Biologist Vera Gorbunova studies these creatures at the University of Rochester. She says naked mole rat societies, which can reach 300 individuals, are more like dictatorships than monarchies because anyone with the gumption can ascend the throne, even if she doesn’t have a fancy III or IV after her name.
“I was nervous when I went to my first sleep conference,” says Dr. Maiken Nedergaard, the chatty and inquisitive co-director of the Center for Translational Neuromedicine at the University of Rochester. “I was not trained in sleep, and I came to it from the outside.” In fact, as a busy mother and career woman, she saw sleep the way most of us probably do: as a bother. “Every single night, I wanted to accomplish more and enjoy time with my family, and I was annoyed to have to go to bed.”
The University of Rochester School of Medicine and Dentistry plans to establish a center to study myotonic dystrophy type 2, UR Medical Center officials said Tuesday.
From Einstein’s Spook and Schrödinger’s Cat: Lecture by world-renowned physicist brings quantum mechanics to the masses
Anton Zeilinger, one of the world’s leading experts in the field of quantum optics, will present a free, public lecture Tuesday at the University of Rochester. The talk is designed to convey the exciting frontiers of quantum mechanics to a general audience.
For the first time, the middle-steps in the process that creates the protein-making machinery of bacterial cells—called the ribosomes—has been isolated. A new study by biologist Gloria Culver suggests that blocking these pathways may help kill off drug-resistant bacteria.
An international team of researchers– co-lead by researchers in the School of Medicine and Dentistry – has identified a new inherited neuromuscular disorder. The new disease was diagnosed in two families, one in the U.S. and the other in Great Britain.
A new book, co-authored by Andre Marquis, associate professor of counseling and human development, closely examines the causes of, and treatments for, mental health disorders from various psychological and social perspectives.
94 years ago with the formal adoption of the 19th Amendment, women won the right to vote. Now, a newly discovered collection of Susan B. Anthony letters will help show how. The letters were written by Anthony to her “most cherished young lieutenant” Rachel Foster Avery.
University of Rochester research often has a global reach. And there is no better example of that than the work Timothy Dye, professor of obstetrics and gynecology, is conducting in India with colleagues to assess hepatitis B among Tibetan refugees.
Naval ROTC students from the University—including Katherine Baum ’17 (above, left) and Jacob Shawler ’17 (center)— along with ROTC members from local battalions—including RIT senior Josh Nysenbaum (right)—held a small vigil on the Eastman Quad to remember those who died in the Sept. 11, 2001, terrorist attacks, including six alumni. The vigil was one of several student-organized events that included a Hopeman Memorial Carillon concert and the playing of the National Anthem at the Eastman School.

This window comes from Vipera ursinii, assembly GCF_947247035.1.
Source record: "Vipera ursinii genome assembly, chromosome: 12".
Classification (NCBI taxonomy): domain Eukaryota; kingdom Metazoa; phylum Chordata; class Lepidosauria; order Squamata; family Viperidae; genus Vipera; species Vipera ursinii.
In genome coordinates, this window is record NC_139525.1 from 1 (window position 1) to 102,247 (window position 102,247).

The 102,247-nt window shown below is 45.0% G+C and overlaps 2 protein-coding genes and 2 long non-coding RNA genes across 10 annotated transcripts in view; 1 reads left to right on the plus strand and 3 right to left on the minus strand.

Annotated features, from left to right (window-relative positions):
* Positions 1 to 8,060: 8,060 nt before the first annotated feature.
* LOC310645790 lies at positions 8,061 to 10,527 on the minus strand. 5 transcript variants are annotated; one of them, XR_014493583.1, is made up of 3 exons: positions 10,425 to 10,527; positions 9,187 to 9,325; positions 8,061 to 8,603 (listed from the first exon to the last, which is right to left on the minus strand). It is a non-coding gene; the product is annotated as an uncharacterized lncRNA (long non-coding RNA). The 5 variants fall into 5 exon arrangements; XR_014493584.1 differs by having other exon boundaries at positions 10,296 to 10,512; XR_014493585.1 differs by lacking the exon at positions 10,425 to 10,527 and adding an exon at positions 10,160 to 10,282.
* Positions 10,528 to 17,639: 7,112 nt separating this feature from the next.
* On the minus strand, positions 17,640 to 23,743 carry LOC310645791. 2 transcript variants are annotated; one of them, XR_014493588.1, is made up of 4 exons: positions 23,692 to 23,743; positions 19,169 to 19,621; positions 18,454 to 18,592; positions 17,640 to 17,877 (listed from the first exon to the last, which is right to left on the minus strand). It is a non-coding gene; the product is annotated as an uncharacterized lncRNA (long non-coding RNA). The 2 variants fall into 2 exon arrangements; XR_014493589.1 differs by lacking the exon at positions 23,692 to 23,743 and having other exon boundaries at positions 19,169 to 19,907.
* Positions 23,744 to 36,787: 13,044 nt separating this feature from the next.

Comedians Ron Funches, Nick Vatterott, and Michael Ian Black will perform this weekend for students and the Rochester community as part of Yellowjacket Weekend, which celebrates the start of the academic year.
Transitioning to college as a freshman is intense enough without having to lug your stuff to your dorm room. At Rochester, several groups on campus pitch in on Move-In Day: Resident Assistants, EcoReps, football players, and two groups featured here, the D’Lions and Freshman Fellows.
High school and college students who are interested in music will have the opportunity to meet one-on-one with admissions representatives from more than 65 of the top colleges, universities, conservatories, summer programs, festivals, and other pre-college educational institutions from across the United States.
Leading scholars, artists, and critics from around the world will gather at the Arsenal Institute for Film and Video Art in Berlin on August 28 to celebrate the work of Douglas Crimp, who turned 70 this month. Known for his work as an art critic, theorist, curator, and activist, his work was instrumental in the development of the field of queer studies.
As part of the program, assigned officers will introduce themselves to the residents and provide them with their work e-mail address. They will attend hall meetings at least two times per semester, and hall staff will be able to request safety and prevention presentations through them.
Known for the extraordinary rapports she established with patients and an uncanny photographic memory, Alexson worked at the hospital and university for 45 years.